Read advance reader review of Bone River by Megan Chance, page 3 of 4

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Bone River

by Megan Chance

Bone River by Megan Chance X
Bone River by Megan Chance
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  • Paperback:
    Dec 2012, 395 pages


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There are currently 23 member reviews
for Bone River
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  • Lillian D. (Apache Junction, AZ)
    Bone River by Megan Chance: A Review
    This book is set in the Pacific Northwest. Lea is the central character. She was trained as an ethnologist by her father. Her father who, at the end of his life, arranged a marriage for her with an older man, Junius, who is also a collector.

    I found this book very absorbing and, after I finished it, I wished that the story had continued. Throughout the novel, the reader learns more and more about Lea. I found my frustration with her being tempered by her circumstances. This is a wonderful story about a strong and resilient woman. I would recommend this book to my friends.
  • Mark O. (Wenatchee, WA)
    Bone River (Megan Chance)
    Bone River will be hard to contain, leaping fences from one genre to another. Is it historical fiction? paranormal romance? a novel of ideas? The setting is late frontier on the Pacific Northwest coast, Native American cultures giving way to small settlements. The main cast is small (three men and a woman) but the bays, tides, rivers, oyster beds and rain make place a fifth character. The plot broods, becoming atmospheric and closed in, distant kin to Wuthering Heights. Fortunately, while the plot is slow simmering, there are themes to noodle: right-brain/left-brain sensibilities, gender roles, the morality of objective science. We see the story through Leonie and Leonie sees deeply by drawing in her journal. It would be nice to have these drawings, in some future illustrated edition of this book. Water carries the several plot lines along nicely, first revealing, then threatening, and finally washing away.
  • Esther L. (Newtown, PA)
    Good Historical Fiction
    The main character of Bone River, Leonie, is well crafted and I was drawn into discovering her story and her future. When Leonie discovers an Indian mummy she starts having recurring dreams that invade her daily life. While I enjoyed these dreams, I believe that my book club ladies will not feel the same way.
  • Helen M. (Petaluma, CA)
    Bone River is a very well constructed historical novel which I found fascinating. The author left me wanting to know more about life in the Pacific Northwest in the late 1800's. Life was very hard for Leonie Russell and her family. The unfolding of truth which is central to this book, even harder. What I feel is one of the strongest messages.......listen to your inner truth. Listen. The freedom will be worth it. To watch truth out over the length of the novel was a moving experience. I can also still feel the bite of the rain, the churning of the waves. It was a really good read.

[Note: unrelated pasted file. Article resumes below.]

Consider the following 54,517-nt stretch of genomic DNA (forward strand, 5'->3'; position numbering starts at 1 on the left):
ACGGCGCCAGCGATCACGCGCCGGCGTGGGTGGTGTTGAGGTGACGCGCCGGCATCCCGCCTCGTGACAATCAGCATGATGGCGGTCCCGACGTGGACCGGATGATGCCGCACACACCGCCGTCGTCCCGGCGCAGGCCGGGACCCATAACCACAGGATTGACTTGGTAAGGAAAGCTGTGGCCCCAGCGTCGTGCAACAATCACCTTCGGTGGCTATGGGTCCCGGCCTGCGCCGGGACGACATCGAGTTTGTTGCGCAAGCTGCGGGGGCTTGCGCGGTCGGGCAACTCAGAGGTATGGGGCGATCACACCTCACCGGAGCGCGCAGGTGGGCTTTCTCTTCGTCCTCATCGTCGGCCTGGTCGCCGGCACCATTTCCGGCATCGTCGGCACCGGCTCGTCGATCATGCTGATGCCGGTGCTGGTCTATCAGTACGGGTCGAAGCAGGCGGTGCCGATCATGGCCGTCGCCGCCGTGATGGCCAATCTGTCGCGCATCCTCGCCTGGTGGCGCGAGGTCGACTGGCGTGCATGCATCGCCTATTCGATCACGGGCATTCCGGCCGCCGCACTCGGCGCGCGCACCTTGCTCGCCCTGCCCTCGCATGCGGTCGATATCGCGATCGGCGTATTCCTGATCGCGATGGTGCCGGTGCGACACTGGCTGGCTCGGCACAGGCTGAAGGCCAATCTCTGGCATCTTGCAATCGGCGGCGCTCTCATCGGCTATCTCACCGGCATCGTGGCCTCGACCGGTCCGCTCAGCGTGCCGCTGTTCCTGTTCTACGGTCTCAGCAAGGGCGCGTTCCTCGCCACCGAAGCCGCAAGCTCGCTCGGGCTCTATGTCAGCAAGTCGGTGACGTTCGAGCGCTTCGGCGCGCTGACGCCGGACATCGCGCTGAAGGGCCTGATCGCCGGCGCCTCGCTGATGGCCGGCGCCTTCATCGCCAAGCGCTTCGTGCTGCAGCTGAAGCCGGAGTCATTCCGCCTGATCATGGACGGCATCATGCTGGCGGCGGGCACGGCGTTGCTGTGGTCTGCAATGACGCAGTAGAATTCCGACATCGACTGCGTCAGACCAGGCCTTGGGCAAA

• Marion T. (Palatine, IL)
    Bone River
    I became lost in this book right from the start. Though slightly dark, it is a good mix of romance and history with a suspenseful twist. The characters were well written and real and the description of the landscape they lived in was so real that I was cold all the way through the book. This will make a wonderful read for a book discussion group, hopefully there will be a discussion guide.
  • Mary D. (New johnsonville, Tn)
    True escape
    Thanks for this opportunity to give my first impression. I always read to escape. My work has enough realism. I love to read a book and forget everything around me. I couldn't wait to get back to reading each time my responsibilities made me stop. There was just the right mix of suspense, romance and history. I look forward to reading more novels by Megan Chance. Sometimes I find myself rushing the ending of a book in order to get to the next one. I always want to be in a story not ending one. That was not possible with this novel. I didn't want to miss anything. Great read.
  • Marta T. (Lafayette, CA)
    Storyline not quite as satisfying as its promise
    Part historical romance set in the second half of the 1800s, part supernatural mystery, Bone River brings to life an isolated, starkly beautiful area of Shoalwater Bay, Washington Territory from the viewpoint of a woman who loves the area and its dying-out native traditions. Leonie seeks, in her father's footsteps, to preserve what remains through the science of the times, ethnography, though she is also caught between reverence for traditional cultures, wanting to meet the expectations for a scientific career despite the handicap of being a woman, the desire for children that would jeopardize that career, and the inability to conceive. The story revolves around her discovery of a mummified body and her husband's insistence on sending it to a collector. Strangely drawn to the mummy, Leonie wants to be the one to discover its secrets, but she is warned off by dreams and conflicting warnings from two natives. Then her husband's long-lost son shows up. The setting and mood are strongly established, though the supernatural messages were repetitious and the mystery predictable.

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